One of the top cloud computing threats involves one of its core enabling technologies: virtualization. In virtual environments, there are multiple attack avenues, but this tip will look at ones that are most likely to be experienced by users of the technology:
- Prebuilt virtual machines/virtual appliances containing malicious code (Trojaned)
- Improperly configured virtual firewalls or networking
- Improperly configured hypervisor
- Data leakage through offline images
When building security defenses against these
Trojaned virtual machines/virtual appliances
The presence of untrusted virtual machines or Trojaned virtual appliances in the environment should be the first virtualization security risk you address. The untrusted virtual machine will manifest itself in public clouds (i.e., multitenant), and is a bad guy bringing up a malicious system that will attempt to identify “proximity” related vulnerabilities. The threats are created because the VM is either running on the same hypervisor or within the same cloud, and the cloud provider has created some level of “trust” between the virtual machines that the consumer is not aware of. If those vulnerabilities exist, the likelihood of exploit increases significantly.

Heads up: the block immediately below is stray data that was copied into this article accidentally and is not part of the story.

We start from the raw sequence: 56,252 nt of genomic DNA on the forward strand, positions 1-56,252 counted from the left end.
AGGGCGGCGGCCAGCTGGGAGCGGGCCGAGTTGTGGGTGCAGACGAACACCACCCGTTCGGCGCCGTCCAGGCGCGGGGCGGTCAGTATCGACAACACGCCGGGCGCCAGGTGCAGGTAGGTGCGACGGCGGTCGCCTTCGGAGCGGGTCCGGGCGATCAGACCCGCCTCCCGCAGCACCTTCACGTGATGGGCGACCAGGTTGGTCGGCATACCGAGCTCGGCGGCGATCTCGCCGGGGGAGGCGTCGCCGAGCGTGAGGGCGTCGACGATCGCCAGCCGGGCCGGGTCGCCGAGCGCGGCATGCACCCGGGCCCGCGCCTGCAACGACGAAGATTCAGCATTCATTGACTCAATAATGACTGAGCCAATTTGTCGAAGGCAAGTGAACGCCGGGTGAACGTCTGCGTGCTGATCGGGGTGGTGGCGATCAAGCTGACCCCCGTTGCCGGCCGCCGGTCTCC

Malicious virtual appliances (an appliance in this sense is anything that is “pre-packaged” for you to just download and run as a VM) would be a threat in public or private cloud environments. Since you install/use these appliances, there’s an element of trust you have given them. The malicious system would then attempt to find vulnerabilities through its “trust” and exploit them. Now an attacker would have a compromised machine in your environment, thus the intrusion succeeded. Recently, Amazon notified its Elastic Compute Cloud customers that it had identified compromised Amazon Machine Images (AMI) in its community set of AMIs, which are combinations (i.e., stacks) of software created to help users deploy servers quickly in EC2. The notification reminded users about the danger of compromised AMIs. Amazon realized that a compromised “appliance” or “build image” provides a trusted foothold in obtaining critical information, such as credentials for further exploit.